Old school/vintage paraphernalia decorated the shelves, along with artsy items that would satisfy any hipster’s wet dream.

The main dining area was spacious and airy, with a high sloping ceiling and plenty of natural light filtering from above. Rattan chairs, paired with stainless steel tables and the blotchy concrete walls created a nice blend of modern and nostalgic, of industrial meets old-school charm.

Restaurant is popular with the urban crowd; mostly young, but also families.

Orders are made at the counter, where they have shelves lined with teas and coffees. Loved the fluorescent lights within the caged counter top design.

While waiting for our food to arrive, I did some snooping around. 😀 Haven’t seen these calendars in a long time.

Like most pre-war buildings, the space is longer than it seems, belying its external appearance. Beyond the main dining area is an outdoor patio (smoking) with several more tables and lots of shrubbery. Bunches of dried herbs and bulbs hang from the wooden beams, while a faded wall that would have looked ugly on its own is spruced up with vintage posters and flower garlands.

At the very back is a cosy nook, with incense coils acting as ceiling decorations, and large tapestries featuring vivid and colourful flower paintings. Old school wall-mounted fans spun around lazily as guests engaged in intimate conversation, snuggled on low rattan chairs. It was less crowded and noisy in this space: I can imagine spending a whole afternoon here having a cuppa with friends or the s/0.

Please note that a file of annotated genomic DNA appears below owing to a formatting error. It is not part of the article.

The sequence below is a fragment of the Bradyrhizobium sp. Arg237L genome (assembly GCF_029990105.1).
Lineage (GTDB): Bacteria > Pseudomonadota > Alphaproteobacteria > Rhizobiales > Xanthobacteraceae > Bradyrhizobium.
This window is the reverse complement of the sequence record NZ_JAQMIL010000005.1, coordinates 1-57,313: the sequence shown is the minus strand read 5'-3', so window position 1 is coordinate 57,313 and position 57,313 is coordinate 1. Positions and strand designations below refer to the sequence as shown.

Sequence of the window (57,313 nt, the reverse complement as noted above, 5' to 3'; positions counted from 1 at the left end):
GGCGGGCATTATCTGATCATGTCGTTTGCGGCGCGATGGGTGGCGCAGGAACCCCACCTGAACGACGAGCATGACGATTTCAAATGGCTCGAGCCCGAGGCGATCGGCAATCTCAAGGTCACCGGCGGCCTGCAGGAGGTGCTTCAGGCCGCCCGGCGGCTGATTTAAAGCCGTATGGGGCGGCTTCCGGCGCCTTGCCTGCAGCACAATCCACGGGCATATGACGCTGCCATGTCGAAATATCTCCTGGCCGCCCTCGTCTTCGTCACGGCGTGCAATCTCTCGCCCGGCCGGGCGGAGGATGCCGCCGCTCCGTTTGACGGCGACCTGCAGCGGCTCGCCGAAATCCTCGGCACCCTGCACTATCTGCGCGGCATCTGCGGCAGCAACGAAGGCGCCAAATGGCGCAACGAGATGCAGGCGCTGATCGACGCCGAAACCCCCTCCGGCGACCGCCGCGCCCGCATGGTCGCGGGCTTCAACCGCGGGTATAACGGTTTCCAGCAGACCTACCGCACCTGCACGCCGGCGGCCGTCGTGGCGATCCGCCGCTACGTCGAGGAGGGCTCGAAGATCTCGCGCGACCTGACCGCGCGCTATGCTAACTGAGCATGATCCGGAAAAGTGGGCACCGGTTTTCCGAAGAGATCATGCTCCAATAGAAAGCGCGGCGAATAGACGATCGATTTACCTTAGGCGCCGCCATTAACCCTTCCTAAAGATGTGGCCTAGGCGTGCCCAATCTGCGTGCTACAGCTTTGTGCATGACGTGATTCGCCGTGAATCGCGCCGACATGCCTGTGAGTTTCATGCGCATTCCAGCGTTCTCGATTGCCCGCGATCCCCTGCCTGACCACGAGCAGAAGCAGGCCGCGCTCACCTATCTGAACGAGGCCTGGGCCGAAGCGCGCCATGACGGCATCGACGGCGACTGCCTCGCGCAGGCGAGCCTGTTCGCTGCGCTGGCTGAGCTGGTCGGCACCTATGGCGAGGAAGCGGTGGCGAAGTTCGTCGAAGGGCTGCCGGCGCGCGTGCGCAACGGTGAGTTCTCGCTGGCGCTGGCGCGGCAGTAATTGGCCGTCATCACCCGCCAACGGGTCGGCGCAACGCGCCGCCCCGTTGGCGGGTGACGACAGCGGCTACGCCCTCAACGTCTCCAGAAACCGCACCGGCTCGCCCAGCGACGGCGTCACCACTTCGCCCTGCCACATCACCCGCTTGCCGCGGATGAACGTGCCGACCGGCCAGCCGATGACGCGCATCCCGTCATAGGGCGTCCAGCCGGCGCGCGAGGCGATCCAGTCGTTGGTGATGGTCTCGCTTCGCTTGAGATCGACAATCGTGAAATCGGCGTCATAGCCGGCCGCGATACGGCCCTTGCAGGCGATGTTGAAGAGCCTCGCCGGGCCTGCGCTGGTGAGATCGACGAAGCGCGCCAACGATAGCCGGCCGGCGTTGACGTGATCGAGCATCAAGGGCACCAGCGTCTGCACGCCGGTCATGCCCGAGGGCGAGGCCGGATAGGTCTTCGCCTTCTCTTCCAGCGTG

Merchant’s Lane definitely scores points for ambience, but it would be poor fare if the food didn’t live up to expectations.

Thankfully, the few items we tried were satisfactory, with some clear winners. My hot Rose Honey Milk (RM12) looked too pretty for consumption : the bed of flower petals scattered over the froth was like an exquisite work of art. Finally took a sip and was pleased; milky with just a hint of honey sweetness, complemented by the subtle fragrance of flowers.

N tried their signature Hongkie Beef Stew (RM22), which is slow cooked Cantonese beef with mash and gravy. This was well done: the beef was tender and flaked apart easily, while the mash on the bottom was smooth and creamy. The sauce on first try tasted good, but after a bit it got too sweet for my liking. Could have done with a bit more texture, but overall, still a decent dish.

The Italian Chow Mein (RM21)  was a fusion of east and west: stir fried pasta with chicken Rendang. I liked the al-dente texture of the noodles, and the slightly spicy Rendang sauce with tomato (not spicy enough imo!). Again, first few bites were good but it tasted increasingly sweet towards the end for some reason. Wouldn’t say it’s the best pasta I’ve ever had, but I’d still give it a 7.5/10.

To round off the meal, we ordered the cheekily-named Better than Sex (RM18) – four thick rolls of Pandan flavoured roti jala with melted cheese, served with signature kaya toast ice cream and drizzled over with gula melaka sauce, a handful of almonds and slices of strawberry.